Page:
Bukatsu – School clubs in Japan

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If you have the custom of watching animes you should remember that in Japanese schools there are school clubs. School clubs called kurabu (クラブ) are extracurricular matters that students themselves elaborate and organize, it is also common to use the term bukatsu (部活) in high school. In this article we will talk various curiosities about school clubs in Japan that provide tons of unforgettable experiences and memories!

Each club usually receives its own room or installation, it needs a counselor (teacher) to supervise and advise the club and also from a president (kaicho). School clubs are taken seriously because they function as training for their career and adulthood. Some schools require clubs to have a minimum number of members (usually 5).

In some schools it is obliged to be part of a club. Many don’t like the idea of clubs because it can take a lot of time depending on the club you’re part of. Some stay until night at school, others need to attend meetings even on weekends.

School club activities take place after school period and last up to about 5 to 7 hours, sometimes you need to get together even before school. That’s why some students end up creating and joining a club that does virtually nothing and with few presence obligations, such as the reading club and even the snooze club.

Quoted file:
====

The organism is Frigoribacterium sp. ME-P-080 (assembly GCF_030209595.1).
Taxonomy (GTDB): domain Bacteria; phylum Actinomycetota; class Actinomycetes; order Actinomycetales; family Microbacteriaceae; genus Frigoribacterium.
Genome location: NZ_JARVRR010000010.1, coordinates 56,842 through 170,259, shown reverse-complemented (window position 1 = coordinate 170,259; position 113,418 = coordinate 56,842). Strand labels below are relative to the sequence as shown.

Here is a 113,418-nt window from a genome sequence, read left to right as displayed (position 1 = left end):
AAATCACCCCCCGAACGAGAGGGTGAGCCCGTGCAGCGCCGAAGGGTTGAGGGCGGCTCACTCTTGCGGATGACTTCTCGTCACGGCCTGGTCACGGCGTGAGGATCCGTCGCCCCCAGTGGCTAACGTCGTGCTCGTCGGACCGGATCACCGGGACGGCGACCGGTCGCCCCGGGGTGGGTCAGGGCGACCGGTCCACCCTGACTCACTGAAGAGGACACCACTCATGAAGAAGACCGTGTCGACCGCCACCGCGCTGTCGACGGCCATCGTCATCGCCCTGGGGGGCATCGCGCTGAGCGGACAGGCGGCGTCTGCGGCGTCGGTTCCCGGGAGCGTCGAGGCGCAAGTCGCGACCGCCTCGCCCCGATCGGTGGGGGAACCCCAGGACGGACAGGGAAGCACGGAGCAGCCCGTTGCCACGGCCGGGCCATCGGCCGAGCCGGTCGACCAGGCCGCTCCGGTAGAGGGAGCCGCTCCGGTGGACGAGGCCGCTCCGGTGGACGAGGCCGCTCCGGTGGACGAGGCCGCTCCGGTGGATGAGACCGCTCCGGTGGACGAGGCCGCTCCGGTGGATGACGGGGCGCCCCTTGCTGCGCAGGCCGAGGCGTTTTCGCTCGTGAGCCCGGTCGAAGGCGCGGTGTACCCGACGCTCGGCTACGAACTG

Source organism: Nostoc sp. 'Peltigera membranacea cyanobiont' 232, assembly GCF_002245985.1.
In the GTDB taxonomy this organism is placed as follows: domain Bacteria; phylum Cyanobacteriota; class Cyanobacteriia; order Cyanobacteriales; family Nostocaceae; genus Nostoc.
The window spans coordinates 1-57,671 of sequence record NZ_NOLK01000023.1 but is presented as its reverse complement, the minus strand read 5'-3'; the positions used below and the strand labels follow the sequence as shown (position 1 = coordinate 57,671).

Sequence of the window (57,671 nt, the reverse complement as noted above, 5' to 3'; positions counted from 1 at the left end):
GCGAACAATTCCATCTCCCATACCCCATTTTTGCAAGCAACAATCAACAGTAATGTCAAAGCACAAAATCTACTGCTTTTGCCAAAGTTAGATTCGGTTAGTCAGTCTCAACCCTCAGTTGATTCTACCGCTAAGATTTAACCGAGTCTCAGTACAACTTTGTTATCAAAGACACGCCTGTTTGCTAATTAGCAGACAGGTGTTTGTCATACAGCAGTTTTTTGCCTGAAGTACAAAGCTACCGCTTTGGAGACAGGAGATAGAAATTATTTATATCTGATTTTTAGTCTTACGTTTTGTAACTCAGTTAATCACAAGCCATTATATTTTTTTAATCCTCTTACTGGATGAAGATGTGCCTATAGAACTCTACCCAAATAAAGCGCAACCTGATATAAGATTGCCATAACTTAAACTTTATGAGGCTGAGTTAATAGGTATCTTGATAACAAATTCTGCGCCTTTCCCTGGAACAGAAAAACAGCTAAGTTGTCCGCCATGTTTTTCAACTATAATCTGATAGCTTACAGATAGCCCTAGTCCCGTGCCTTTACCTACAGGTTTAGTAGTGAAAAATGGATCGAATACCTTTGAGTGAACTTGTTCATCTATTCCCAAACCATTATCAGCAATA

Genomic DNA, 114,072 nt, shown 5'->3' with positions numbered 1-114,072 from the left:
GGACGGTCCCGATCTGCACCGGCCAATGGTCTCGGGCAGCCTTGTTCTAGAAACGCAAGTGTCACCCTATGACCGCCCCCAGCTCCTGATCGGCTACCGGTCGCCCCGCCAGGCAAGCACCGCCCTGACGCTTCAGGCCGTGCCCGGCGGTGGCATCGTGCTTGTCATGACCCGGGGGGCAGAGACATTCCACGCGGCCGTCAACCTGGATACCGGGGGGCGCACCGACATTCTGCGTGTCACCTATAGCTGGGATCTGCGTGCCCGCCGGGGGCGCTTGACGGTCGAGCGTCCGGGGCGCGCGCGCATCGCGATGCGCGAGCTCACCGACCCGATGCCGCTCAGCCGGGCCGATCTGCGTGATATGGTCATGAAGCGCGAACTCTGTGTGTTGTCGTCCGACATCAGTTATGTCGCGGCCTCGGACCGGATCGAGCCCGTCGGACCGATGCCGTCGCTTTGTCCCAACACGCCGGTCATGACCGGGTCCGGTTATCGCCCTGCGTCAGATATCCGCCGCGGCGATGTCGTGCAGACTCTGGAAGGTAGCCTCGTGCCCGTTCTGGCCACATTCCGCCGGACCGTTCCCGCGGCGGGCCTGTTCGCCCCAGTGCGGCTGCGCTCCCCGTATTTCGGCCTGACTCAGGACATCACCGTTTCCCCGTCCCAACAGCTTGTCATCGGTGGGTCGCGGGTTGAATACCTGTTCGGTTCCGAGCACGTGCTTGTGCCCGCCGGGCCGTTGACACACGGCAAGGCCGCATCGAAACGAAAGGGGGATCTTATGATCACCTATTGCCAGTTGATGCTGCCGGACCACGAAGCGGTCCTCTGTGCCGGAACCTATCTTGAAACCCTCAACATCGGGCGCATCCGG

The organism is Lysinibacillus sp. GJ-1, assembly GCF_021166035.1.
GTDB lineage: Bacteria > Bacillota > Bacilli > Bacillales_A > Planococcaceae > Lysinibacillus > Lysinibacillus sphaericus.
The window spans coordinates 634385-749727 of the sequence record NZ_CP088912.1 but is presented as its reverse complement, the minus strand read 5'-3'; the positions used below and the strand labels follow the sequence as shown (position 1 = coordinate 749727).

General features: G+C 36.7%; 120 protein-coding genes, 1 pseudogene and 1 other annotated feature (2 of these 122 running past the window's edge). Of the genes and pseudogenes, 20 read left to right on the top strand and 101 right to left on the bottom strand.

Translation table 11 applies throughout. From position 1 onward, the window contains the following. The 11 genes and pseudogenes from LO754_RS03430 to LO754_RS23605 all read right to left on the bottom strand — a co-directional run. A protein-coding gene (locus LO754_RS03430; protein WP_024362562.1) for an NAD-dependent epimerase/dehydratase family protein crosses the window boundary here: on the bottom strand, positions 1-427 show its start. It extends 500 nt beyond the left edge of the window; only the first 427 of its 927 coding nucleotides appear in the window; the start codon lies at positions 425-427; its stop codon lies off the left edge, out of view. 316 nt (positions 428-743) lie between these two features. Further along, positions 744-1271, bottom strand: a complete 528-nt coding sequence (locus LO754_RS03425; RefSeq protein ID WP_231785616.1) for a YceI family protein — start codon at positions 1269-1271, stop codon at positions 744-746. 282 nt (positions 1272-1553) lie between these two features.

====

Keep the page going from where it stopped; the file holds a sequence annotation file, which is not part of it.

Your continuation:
School clubs in Japan - How are they? How does it work?

It is very common for students to be stressed when entering or choosing a club, because it will determine their academic performance and the friendships that will be made between all koukousei (high school).

Many clubs campaign to recruit new members, as there is a danger that the club will close due to lack of members. You can go out and join a club at any time. Clubs have the main objective, not only stimulate activities such as sports, games, arts, music and others; but also promote intense socialization.

How school clubs work in Japan

Some schools require the participation of the club’s activities. Others do not require or depend on the club you belong to, many high school students have a partial job, somewhat hindering the presence in clubs that require a lot of dedication as sports clubs. Students who do not belong to any club or lack the club’s activities are called kitakubu ()

Bukatsu - School clubs in Japan - telhado saia 1

There are endless possibilities to create a club. There are sports clubs, art, cooking, kendo, mango, animation or anything else students have an interest in doing. To set up a club just have the required number of members, a counselor, a proposal and purpose and sometimes a sponsor or college volunteer.

The limits and rules for creating and managing clubs are defined in each school. Sometimes the student council is responsible for approving and monitoring the creation of a club.

The level of commitment required for bukatsu is notoriously strict. Some foreigners criticize the idea because of the trends and time students spend. In school clubs in addition to the links between students, the culture of senpai and kouhai is also applied. Many newcomers entering sports clubs wait up to years to participate in competitions between schools.